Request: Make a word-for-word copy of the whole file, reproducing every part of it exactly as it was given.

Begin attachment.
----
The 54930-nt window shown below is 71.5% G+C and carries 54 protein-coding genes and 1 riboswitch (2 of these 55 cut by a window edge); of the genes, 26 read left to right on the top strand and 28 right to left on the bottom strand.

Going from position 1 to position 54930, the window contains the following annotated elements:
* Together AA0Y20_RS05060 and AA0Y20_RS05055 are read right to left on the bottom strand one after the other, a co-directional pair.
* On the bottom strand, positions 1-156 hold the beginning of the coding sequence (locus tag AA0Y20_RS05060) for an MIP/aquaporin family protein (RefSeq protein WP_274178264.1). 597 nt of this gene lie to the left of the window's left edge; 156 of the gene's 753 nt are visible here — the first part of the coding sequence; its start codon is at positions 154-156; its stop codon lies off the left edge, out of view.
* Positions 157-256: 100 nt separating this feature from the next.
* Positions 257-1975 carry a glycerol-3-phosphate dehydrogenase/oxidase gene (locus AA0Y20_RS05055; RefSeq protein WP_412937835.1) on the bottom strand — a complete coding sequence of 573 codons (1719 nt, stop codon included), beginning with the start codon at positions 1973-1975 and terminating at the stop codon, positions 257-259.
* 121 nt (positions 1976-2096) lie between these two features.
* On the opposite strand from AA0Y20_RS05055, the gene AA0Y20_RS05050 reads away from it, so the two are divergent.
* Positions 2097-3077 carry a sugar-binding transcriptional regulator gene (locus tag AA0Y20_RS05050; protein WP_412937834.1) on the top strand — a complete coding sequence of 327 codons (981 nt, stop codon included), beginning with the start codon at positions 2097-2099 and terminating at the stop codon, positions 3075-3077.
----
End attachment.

The 54930-nt window shown below is 71.5% G+C and carries 54 protein-coding genes and 1 riboswitch (2 of these 55 cut by a window edge); of the genes, 26 read left to right on the top strand and 28 right to left on the bottom strand.

Going from position 1 to position 54930, the window contains the following annotated elements:
* Together AA0Y20_RS05060 and AA0Y20_RS05055 are read right to left on the bottom strand one after the other, a co-directional pair.
* On the bottom strand, positions 1-156 hold the beginning of the coding sequence (locus tag AA0Y20_RS05060) for an MIP/aquaporin family protein (RefSeq protein WP_274178264.1). 597 nt of this gene lie to the left of the window's left edge; 156 of the gene's 753 nt are visible here — the first part of the coding sequence; its start codon is at positions 154-156; its stop codon lies off the left edge, out of view.
* Positions 157-256: 100 nt separating this feature from the next.
* Positions 257-1975 carry a glycerol-3-phosphate dehydrogenase/oxidase gene (locus AA0Y20_RS05055; RefSeq protein WP_412937835.1) on the bottom strand — a complete coding sequence of 573 codons (1719 nt, stop codon included), beginning with the start codon at positions 1973-1975 and terminating at the stop codon, positions 257-259.
* 121 nt (positions 1976-2096) lie between these two features.
* On the opposite strand from AA0Y20_RS05055, the gene AA0Y20_RS05050 reads away from it, so the two are divergent.
* Positions 2097-3077 carry a sugar-binding transcriptional regulator gene (locus tag AA0Y20_RS05050; protein WP_412937834.1) on the top strand — a complete coding sequence of 327 codons (981 nt, stop codon included), beginning with the start codon at positions 2097-2099 and terminating at the stop codon, positions 3075-3077.